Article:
Spirit Medicine is a form of doing healing work with plants,
but not plants as objects or chemical factories—but
as spirit beings, alive and feeling and wise and connected
to the world around them, and to us."
— Eliot Cowan
Spirit Medicine is a form of spiritual healing which
combines the traditions of ancient Chinese Five Element medicine
and the indigenous practice of using plant spirits for healing.
It is a spiritual healing technique that has its roots in
ancestral traditions, and though it has been largely forgotten
in our society, it has been practiced in one form or another
by medicine people around the world throughout time.
many other plant based healing modalities, in Plant Spirit
Medicine no part of the physical plant is used or administered,
but rather the spirit of the plant is called upon and it offers
Spirit Medicine treatments over time, not only re-awaken and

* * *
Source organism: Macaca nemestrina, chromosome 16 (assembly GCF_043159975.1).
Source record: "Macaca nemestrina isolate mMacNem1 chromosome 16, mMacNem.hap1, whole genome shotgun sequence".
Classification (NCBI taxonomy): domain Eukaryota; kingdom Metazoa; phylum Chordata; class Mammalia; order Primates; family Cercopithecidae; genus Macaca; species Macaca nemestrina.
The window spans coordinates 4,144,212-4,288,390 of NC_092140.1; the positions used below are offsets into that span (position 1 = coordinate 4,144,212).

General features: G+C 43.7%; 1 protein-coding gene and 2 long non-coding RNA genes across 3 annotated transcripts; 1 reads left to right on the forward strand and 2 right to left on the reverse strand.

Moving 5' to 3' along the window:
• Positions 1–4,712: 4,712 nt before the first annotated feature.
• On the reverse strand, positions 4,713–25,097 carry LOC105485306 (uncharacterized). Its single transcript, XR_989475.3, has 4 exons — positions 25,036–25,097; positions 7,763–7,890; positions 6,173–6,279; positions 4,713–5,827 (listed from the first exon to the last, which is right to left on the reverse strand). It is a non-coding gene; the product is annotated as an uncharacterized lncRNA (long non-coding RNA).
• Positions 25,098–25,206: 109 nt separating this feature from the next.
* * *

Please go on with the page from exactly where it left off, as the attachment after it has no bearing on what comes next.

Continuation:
fortify our connection with Spirit and with the natural world,
but through reaching into the deepest layers of a person,
the plants bring balance and support to our core. Over time,
and from that deep place, the healing grows and unfolds into
a blossoming that reaches up through the layers of years of
complexity and compensation, establishing harmony and wellbeing
throughout the entire system. Over and over again, I have
experienced and seen this ancient medicine bring deep healing,
upliftment and transformation to all areas of a persons life,
as it carries us away from feeling separate and into a life
of wholeness, flow and joy.
Refoxo, is a graduate of the Plant Spirit Medicine healer
training program taught by Eliot Cowan and Alison Gayek at
the Blue Deer Center in New York state. She currently resides
and treats people in Santa Barbara CA and is a member of the
Temple of Sacred Fire Healing and the Plant Spirit Medicine
you Walk in Beauty
"I have a mind to confuse things, unite them, make them
new-born, mix them up, undress them, until all light in the
world has the oneness of the ocean, a generous, vast wholeness,
a crackling, living fragrance."
Neruda (translated by Alastair Reid)